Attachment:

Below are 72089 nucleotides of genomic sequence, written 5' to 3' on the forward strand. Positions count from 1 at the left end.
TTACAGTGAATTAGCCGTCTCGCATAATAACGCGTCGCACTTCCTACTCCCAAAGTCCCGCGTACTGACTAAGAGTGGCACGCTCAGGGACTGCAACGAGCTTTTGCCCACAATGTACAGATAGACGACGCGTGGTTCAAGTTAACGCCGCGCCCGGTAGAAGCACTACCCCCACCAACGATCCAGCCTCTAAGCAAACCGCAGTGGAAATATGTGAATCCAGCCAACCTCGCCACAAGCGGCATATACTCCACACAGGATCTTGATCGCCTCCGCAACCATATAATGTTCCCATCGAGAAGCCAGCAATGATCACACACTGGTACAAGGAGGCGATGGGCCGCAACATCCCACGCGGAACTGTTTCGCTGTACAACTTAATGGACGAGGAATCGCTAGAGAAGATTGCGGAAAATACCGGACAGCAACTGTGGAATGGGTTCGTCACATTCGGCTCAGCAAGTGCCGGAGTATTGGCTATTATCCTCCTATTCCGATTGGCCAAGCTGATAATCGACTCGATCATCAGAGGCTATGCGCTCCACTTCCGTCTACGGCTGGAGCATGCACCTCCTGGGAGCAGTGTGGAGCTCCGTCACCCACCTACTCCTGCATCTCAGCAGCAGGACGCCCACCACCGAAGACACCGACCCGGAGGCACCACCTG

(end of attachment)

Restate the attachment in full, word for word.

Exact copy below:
Below are 72089 nucleotides of genomic sequence, written 5' to 3' on the forward strand. Positions count from 1 at the left end.
TTACAGTGAATTAGCCGTCTCGCATAATAACGCGTCGCACTTCCTACTCCCAAAGTCCCGCGTACTGACTAAGAGTGGCACGCTCAGGGACTGCAACGAGCTTTTGCCCACAATGTACAGATAGACGACGCGTGGTTCAAGTTAACGCCGCGCCCGGTAGAAGCACTACCCCCACCAACGATCCAGCCTCTAAGCAAACCGCAGTGGAAATATGTGAATCCAGCCAACCTCGCCACAAGCGGCATATACTCCACACAGGATCTTGATCGCCTCCGCAACCATATAATGTTCCCATCGAGAAGCCAGCAATGATCACACACTGGTACAAGGAGGCGATGGGCCGCAACATCCCACGCGGAACTGTTTCGCTGTACAACTTAATGGACGAGGAATCGCTAGAGAAGATTGCGGAAAATACCGGACAGCAACTGTGGAATGGGTTCGTCACATTCGGCTCAGCAAGTGCCGGAGTATTGGCTATTATCCTCCTATTCCGATTGGCCAAGCTGATAATCGACTCGATCATCAGAGGCTATGCGCTCCACTTCCGTCTACGGCTGGAGCATGCACCTCCTGGGAGCAGTGTGGAGCTCCGTCACCCACCTACTCCTGCATCTCAGCAGCAGGACGCCCACCACCGAAGACACCGACCCGGAGGCACCACCTG